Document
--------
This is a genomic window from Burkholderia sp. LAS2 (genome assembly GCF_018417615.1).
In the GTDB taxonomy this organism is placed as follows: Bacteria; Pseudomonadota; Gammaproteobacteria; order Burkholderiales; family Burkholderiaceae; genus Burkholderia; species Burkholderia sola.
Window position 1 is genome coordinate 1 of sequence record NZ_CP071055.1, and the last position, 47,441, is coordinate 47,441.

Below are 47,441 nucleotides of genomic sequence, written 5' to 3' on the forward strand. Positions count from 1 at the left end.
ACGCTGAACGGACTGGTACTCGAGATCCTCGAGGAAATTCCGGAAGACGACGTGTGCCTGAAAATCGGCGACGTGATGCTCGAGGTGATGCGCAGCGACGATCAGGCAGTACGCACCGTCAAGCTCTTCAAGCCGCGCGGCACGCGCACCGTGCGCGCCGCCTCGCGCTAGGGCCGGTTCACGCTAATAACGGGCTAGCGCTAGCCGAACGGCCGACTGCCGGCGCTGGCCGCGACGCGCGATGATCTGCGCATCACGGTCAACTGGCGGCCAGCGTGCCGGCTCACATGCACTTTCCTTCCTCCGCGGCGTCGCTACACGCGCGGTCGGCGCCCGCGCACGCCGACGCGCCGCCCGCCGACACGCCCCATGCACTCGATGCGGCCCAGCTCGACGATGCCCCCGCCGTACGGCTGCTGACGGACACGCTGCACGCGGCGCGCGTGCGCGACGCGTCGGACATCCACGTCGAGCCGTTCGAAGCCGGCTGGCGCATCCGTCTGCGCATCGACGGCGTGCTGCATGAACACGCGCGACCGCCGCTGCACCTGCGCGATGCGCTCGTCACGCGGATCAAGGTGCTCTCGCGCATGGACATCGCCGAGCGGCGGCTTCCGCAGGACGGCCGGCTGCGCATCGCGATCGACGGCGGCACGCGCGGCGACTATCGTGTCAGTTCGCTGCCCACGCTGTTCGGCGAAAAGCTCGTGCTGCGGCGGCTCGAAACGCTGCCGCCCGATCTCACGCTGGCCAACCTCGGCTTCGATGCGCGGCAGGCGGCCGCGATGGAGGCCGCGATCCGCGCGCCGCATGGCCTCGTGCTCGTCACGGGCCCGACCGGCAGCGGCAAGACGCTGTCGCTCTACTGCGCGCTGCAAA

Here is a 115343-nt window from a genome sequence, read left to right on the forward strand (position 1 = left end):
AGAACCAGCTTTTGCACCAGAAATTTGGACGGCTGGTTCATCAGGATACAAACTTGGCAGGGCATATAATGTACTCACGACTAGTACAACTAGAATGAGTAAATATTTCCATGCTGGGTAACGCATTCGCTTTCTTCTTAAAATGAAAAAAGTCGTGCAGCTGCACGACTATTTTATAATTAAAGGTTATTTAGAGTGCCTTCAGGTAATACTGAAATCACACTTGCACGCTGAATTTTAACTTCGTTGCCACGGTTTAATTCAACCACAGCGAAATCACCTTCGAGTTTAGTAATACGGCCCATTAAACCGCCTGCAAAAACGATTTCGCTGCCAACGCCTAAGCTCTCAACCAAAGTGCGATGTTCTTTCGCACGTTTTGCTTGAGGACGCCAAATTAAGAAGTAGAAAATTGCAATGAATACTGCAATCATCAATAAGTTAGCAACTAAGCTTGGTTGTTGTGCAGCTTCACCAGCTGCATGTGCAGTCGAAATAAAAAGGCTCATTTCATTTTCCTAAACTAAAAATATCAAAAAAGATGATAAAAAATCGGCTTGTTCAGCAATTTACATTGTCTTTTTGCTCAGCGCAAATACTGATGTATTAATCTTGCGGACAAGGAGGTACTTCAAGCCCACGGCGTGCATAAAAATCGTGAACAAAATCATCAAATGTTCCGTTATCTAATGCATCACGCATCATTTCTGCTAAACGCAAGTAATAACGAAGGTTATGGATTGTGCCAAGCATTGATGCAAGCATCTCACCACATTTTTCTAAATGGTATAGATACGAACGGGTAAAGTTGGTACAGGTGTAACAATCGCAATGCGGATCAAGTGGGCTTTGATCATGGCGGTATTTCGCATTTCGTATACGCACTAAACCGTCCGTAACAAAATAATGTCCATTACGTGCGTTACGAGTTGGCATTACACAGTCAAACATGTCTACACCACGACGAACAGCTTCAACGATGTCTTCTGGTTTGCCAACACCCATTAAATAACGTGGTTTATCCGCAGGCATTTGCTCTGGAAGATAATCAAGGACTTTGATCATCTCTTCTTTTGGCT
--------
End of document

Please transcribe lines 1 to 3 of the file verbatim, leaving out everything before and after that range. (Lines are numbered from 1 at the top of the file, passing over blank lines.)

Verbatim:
This is a genomic window from Burkholderia sp. LAS2 (genome assembly GCF_018417615.1).
In the GTDB taxonomy this organism is placed as follows: Bacteria; Pseudomonadota; Gammaproteobacteria; order Burkholderiales; family Burkholderiaceae; genus Burkholderia; species Burkholderia sola.
Window position 1 is genome coordinate 1 of sequence record NZ_CP071055.1, and the last position, 47,441, is coordinate 47,441.